150 Alabama child care volunteers ready to help comment (0)
May 12, 2011
By Leigh Pritchett
When disaster strikes, there are about 150 child care volunteers in Alabama who are ready to open a center with little notice.
“We can set up a full day care in three hours,” said Becky Luther, state disaster relief coordinator for child care and a member of East Gadsden Baptist Church in Etowah Baptist Association.
Such a feat is accomplished with the Alabama Baptist State Board of Missions’ child care trailer. It contains rockers, walkers, televisions, DVD players, microwaves, cribs, blankets, card tables, chairs, sleeping mats, modules that can be used to form walls between different age groups, toys, coloring books, crayons, craft kits, glue, construction paper and other supplies and equipment.
The state’s second child care unit — operated by Tuscaloosa Baptist Association — also has a trailer with some of the same amenities, said Bebe Barnett, director of the Tuscaloosa Association unit.
Donna Swarts, national child care coordinator for Southern Baptist disaster relief, said both Alabama units also are equipped for “low-volume” response. That means they have some necessary supplies in boxes that can be transported quicker and more economically than a full trailer.
Whether taking the full trailer or low-volume option into a disaster area, volunteers assess what the needs are and inform nearby associational Woman’s Missionary Union groups of additional resources needed. Though the volunteers’ primary purpose is to minister directly to affected children and indirectly to their parents, Swarts said some of the 18 equipped disaster relief child care units across the nation also may provide care for the children of first responders or National Guard members who have been called to serve in a disaster area.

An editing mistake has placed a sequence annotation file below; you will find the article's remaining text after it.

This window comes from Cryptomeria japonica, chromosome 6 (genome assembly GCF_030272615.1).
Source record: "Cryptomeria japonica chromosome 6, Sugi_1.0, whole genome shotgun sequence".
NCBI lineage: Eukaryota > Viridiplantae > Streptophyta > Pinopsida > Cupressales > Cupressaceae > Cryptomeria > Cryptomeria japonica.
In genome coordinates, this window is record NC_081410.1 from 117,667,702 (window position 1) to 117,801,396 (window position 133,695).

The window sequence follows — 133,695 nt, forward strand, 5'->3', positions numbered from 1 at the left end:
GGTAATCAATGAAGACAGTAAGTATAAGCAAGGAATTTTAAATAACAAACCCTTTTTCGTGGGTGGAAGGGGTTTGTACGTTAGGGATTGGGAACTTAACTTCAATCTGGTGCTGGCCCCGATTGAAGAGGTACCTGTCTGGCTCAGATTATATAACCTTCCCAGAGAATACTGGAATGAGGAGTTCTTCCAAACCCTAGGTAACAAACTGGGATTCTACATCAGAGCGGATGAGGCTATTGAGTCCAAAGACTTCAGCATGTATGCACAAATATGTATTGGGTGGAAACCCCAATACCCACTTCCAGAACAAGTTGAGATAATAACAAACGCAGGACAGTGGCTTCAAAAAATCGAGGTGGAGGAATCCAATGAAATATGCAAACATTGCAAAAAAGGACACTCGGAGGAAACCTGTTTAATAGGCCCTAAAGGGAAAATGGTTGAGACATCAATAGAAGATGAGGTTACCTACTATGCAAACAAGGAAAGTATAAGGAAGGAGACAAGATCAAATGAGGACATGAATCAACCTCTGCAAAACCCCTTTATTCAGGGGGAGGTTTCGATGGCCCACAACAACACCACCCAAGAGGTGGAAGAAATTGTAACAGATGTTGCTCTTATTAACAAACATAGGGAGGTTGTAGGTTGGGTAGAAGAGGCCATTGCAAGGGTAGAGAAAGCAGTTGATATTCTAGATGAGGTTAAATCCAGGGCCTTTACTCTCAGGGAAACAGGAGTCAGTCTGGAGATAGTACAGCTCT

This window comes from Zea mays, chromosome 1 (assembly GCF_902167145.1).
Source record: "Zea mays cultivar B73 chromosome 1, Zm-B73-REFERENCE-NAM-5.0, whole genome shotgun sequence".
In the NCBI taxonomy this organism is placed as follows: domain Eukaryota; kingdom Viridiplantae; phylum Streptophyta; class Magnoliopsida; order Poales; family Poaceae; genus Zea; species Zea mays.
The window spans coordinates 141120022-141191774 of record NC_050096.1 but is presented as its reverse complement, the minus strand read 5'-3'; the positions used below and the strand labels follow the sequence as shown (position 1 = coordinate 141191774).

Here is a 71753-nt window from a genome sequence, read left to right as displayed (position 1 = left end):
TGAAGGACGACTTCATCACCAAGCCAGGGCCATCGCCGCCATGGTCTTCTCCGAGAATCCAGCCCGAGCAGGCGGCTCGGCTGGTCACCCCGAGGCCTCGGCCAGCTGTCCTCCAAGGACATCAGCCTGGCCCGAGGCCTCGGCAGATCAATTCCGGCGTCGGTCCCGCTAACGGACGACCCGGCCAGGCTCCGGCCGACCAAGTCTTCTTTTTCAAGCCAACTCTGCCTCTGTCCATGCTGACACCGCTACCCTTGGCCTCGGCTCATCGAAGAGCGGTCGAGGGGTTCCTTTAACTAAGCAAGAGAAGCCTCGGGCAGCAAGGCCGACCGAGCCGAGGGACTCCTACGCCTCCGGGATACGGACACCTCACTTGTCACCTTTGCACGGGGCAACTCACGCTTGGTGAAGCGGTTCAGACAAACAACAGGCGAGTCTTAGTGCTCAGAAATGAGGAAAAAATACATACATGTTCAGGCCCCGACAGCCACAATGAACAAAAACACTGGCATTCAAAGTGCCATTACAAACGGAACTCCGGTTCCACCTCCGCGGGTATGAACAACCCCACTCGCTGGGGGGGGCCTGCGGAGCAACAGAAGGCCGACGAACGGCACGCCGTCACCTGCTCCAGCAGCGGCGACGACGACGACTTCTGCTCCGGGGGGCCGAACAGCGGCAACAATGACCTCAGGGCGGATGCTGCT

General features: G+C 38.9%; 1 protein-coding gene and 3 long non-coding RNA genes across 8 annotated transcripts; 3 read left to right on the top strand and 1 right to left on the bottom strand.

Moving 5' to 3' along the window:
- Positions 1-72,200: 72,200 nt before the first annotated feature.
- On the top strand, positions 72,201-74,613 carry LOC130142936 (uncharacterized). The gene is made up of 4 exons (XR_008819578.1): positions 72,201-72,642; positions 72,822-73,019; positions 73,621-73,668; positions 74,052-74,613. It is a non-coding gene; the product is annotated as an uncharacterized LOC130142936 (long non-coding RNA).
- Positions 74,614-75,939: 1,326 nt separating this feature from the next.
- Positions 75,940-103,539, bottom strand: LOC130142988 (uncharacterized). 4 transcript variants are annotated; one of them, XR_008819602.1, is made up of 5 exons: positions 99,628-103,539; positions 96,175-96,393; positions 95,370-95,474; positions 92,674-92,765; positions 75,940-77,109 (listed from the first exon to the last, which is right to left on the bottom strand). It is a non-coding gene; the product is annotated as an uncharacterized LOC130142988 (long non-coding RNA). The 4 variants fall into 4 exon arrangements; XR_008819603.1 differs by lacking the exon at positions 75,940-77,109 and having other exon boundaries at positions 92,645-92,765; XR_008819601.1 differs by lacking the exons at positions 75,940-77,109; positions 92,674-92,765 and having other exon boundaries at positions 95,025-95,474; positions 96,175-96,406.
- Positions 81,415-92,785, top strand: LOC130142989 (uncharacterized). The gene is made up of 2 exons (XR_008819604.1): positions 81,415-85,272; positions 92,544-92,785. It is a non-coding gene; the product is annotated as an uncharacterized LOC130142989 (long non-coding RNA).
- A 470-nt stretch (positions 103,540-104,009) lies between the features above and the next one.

Volunteers have to be at least 18 years old and must undergo six to eight hours of special training. Plus each person undergoes a national background check and must be certified in CPR and first aid.
Some volunteers also complete chaplain training so that they can help children talk through their feelings. The volunteers who ministered to students at Phil Campbell Elementary School had undergone this extra training, Luther said (see story, page 6). Even though the child care units are not licensed by the state to be day-care providers, volunteers do try to adhere to state child care requirements, Swarts said.
“Actually our [children-to-teacher] ratios are smaller than DHR’s (Department of Human Resources) because [the children] have been traumatized” and, thus, need more individual attention, Luther said.
And while normally the maximum age allowed for child care is 8 years old, the unit in Rainsville following the April 27 tornadoes was able to accommodate children up to age 10, she noted. In all cases, to ensure the safety and security of children, many safeguards are in place such as having at least two workers per age group and allowing no one except trained personnel in the child care center, Luther explained.
When parents enroll a child in the center, they must complete a form, at which time the child is assigned an identification number. An armband bearing that number is placed on the child. When the parents come to get the child, they must provide the form that shows the child’s identification number, and it is checked against the child’s armband. Moreover only the people listed on the enrollment form are allowed to get the child.
“We have to follow a strict security code,” Luther said. In general, the child care units are set up at Federal Emergency Management Agency or Red Cross service centers and are open the same hours as the service centers. In Rainsville, for example, volunteers were available from 7 a.m.–7 p.m.
Swarts said the child care aspect of disaster relief demonstrates how diverse and immense disaster relief is. The average Southern Baptist may not know all that disaster relief efforts encompass, she said. But everyone who gives to his or her local church or association or contributes to state missions offerings is part of disaster relief. The volunteers who go and serve are able to do so because of the people who give money.
“They are part of this,” Swarts said of the givers. “Without them, we couldn’t do it.”